House in Pine Street

I admit, I gave up watching Ben Wheatley’s A Field In England about half an hour in (I’ll return to it, though), but because I still wanted to watch a movie, I went with The House On Pine Street, a 2015 independent horror movie summarized as “a woman with an unwanted pregnancy moves into a haunted house”.  Seemed pretty decent from that brief logline.  And that’s pretty much how I would rate it.

At the beginning it feels too heavily influenced by Rosemary’s Baby –that’s not automatically a bad thing, unless the resemblances are too overt, and for me, they were.  Waifish, vulnerable woman, husband who doesn’t seem to buy into her fears, interfering person (here, it’s the mother, not a neighbor).  There’s even a scene where the protagonist is at an unwanted party at her own house and sits disconnected from all the people she doesn’t know.  I mean, at this point it’s less of an homage than it is the mark of someone who couldn’t think of anything different to write (the screenplay is attributed to three writers, one of whom, I assume, wrote the final draft).  It isn’t bad, just lazy.  The entire movie as seen as one package does make amends for the sledgehammer Rosemary’s Baby similarities, but there was no need for it to move in that direction in the first place.

When you hear “haunted house”, I think your mind immediately goes to the Gothic, so when I read that summary I was expecting someone moving into a remote farmhouse (like We Are Still Here), or a rundown, Victorian-era mansion (like Crimson Peak), so I was pleasantly surprised by the choice to go with a mundane home in a typical small town, residential neighbourhood.  Likely this was all to do with budget constraints, but I liked it regardless.  It added authenticity, and on a personal note, I much prefer the idea of horror lurking beneath the familiar.  If you’re of a similar mind and haven’t read Ramsey Campbell’s short fiction, I can’t recommend it enough.  Other than the absurdly long walk to the street, and the odd choice of shrubbery along the front path, there’s nothing particularly creepy or unsettling about the place, another good choice.  It’s just a house.  Even inside, there are no bizarre angles or twisty staircases and hallways.  I’ve been in a number of American homes of that era, and I do love those that have interesting floorplans – but this house is pretty vanilla.  In some respects, it reminds me of my own, 1920s Craftsman style.  I liked that the house itself wasn’t a “character” here.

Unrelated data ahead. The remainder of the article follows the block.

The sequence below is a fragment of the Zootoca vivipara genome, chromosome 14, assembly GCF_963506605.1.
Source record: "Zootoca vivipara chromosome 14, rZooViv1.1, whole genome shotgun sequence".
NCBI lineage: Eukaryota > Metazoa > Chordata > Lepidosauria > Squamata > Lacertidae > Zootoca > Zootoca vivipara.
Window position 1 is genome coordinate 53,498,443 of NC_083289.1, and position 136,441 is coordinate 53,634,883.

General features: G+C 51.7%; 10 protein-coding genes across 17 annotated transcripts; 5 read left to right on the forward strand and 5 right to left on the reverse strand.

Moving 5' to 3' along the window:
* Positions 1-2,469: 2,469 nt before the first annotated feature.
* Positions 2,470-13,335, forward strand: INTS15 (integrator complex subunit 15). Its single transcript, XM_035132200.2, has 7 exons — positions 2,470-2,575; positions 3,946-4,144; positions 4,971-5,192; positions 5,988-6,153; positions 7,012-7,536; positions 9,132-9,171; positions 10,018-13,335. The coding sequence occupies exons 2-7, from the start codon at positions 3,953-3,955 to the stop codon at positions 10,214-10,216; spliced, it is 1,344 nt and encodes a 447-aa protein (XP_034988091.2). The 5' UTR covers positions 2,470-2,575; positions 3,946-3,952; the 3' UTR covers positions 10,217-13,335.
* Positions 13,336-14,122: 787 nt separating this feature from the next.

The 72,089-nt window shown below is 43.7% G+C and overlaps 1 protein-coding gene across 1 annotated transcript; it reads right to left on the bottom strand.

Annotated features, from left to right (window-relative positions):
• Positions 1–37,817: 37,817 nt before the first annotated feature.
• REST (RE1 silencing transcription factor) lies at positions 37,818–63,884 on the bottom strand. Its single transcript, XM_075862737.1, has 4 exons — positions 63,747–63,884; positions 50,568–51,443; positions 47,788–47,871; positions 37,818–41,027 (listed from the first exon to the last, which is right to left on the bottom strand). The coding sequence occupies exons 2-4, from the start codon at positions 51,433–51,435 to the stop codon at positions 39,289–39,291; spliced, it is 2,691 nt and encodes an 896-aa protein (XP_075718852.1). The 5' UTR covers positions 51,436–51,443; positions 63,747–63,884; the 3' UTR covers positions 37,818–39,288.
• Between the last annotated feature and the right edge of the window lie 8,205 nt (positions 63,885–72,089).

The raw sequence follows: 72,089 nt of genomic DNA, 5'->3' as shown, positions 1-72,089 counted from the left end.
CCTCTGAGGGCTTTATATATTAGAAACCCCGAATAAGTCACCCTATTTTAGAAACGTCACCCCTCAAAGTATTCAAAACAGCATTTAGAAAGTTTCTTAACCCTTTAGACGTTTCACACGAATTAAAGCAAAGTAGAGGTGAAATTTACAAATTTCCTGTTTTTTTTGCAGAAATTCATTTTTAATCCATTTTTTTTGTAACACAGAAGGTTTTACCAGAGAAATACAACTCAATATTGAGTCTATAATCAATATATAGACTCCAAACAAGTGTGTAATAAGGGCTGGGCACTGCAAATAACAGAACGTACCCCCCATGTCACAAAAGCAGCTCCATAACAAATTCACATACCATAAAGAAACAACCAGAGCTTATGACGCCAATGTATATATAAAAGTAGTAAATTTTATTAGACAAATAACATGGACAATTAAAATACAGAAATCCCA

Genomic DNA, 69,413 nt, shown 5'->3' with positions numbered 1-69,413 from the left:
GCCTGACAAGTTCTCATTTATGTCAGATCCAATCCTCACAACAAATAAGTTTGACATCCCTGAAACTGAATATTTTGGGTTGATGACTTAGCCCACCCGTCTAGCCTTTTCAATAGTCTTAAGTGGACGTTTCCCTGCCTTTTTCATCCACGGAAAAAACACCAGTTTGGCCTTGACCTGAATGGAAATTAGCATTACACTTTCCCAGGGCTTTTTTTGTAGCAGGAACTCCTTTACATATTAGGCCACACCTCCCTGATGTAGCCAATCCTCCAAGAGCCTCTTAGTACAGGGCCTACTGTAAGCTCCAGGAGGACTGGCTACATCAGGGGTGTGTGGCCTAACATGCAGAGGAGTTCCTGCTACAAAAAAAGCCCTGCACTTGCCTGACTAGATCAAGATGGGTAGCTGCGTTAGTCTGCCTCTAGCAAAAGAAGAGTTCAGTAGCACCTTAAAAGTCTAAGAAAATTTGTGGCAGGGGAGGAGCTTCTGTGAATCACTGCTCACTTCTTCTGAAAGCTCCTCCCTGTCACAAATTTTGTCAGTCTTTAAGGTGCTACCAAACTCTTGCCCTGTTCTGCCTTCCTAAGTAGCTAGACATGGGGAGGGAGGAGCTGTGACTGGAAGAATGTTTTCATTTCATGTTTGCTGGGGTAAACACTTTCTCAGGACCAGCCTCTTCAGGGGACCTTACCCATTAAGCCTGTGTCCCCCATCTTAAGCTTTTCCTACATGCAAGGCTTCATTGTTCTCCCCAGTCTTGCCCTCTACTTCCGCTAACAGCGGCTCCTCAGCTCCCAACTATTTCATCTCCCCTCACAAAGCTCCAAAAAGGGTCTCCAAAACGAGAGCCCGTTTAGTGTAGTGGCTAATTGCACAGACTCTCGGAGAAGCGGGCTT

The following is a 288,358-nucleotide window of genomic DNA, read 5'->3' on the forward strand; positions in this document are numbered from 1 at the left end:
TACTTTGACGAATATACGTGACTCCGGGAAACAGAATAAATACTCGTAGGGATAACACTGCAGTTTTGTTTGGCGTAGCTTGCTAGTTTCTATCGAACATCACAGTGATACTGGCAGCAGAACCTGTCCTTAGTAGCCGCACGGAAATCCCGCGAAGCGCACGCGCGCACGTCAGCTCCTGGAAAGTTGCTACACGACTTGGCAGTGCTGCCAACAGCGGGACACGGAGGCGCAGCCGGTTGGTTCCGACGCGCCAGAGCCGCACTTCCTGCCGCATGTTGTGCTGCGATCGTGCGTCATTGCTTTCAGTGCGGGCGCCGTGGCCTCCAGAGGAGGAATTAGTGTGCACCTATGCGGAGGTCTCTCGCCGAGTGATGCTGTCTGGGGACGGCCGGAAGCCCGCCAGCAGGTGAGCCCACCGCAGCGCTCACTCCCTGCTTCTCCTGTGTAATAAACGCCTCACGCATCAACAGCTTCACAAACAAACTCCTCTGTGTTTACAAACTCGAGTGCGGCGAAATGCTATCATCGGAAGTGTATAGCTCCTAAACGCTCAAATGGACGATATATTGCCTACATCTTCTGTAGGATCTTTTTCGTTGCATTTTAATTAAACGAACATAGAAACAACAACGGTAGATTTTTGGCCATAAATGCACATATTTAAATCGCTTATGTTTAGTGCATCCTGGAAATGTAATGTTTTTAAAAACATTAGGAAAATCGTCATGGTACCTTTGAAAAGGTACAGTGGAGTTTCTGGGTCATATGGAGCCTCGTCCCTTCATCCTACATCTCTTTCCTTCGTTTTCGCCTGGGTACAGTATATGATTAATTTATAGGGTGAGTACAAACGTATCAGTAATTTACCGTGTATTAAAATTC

Another good thing about the movie is that it doesn’t take long for the paranormal activity to begin, though it’s slightly disappointing that when it does, it’s the same old tropes we see again and again; doors that open by themselves, shadows glimpsed under a door, items moved from where you just left them.  In short, there’s nothing here you haven’t seen before in countless other movies.  But while there aren’t many innovative story choices here, they’re done well enough so that it doesn’t just feel like the typical PG-13 non-thinking garbage; the protagonist has a good sense of sadness and vulnerability built in, so that there’s enough audience empathy there to care what’s happening to her, not just what’s happening, and that’s a key difference from many so-called horror movies that are too heavily plot-driven.  This movie mostly accomplishes a good balance between plot- and character-driven stories.

The story itself unspools okay.  It isn’t a quick rush to find out the mystery of the house, nor is it a plodding character study, it’s somewhere in between.  Yet, where it’s decently enough plotted, I found the supporting characters to be well underwritten.  There’s a lot of tension between the protagonist and her interfering mother, but not enough backstory to feel that depth.  There’s no real sense of chemistry between the protagonist and her husband, so that when they have their together scenes, they feel static, which could be the choice of actors, but I feel is more because of weak writing.  There’s a character, described by another as a “medium” who shows up three times, and seems to change each time, as if the writers couldn’t really pin down what his involvement should be – which culminates in one scene which is almost total exposition – more lazy writing.

But while the movie starts off as a slow burn, the paranormal activity in the end becomes too much for this kind of small story.  I didn’t really need to see people being tossed in the air, or dark shadowy arms coming around basement corners.  Those just seem as if they were plucked from other movies simply because this is a haunted house movie, as though the writers had a checklist on hand while writing.  In hindsight, I would have been okay with these tropes too, if not for the expository scene I just mentioned.  When the reason is put forward for the activity, it feels shoehorned in and yes, it might not be the reason everything is happening, but if it is, certain elements and visuals are misleading, and if it isn’t there’s no satisfying reason for them to happen at all.

There’s a very brief subplot featuring a neighbor that initially made me think it had some bearing on the plot, but it doesn’t in any way.  It makes for a nicely weird few minutes, but since it’s completely disconnected from the plot, and plays no metaphorical or allegorical role in the story, I fail to see why it was included.

Ultimately, it’s a step up from your average haunted house story, but a real lack of focus in certain key elements would have made for a much tighter plot, and effective all-round movie.


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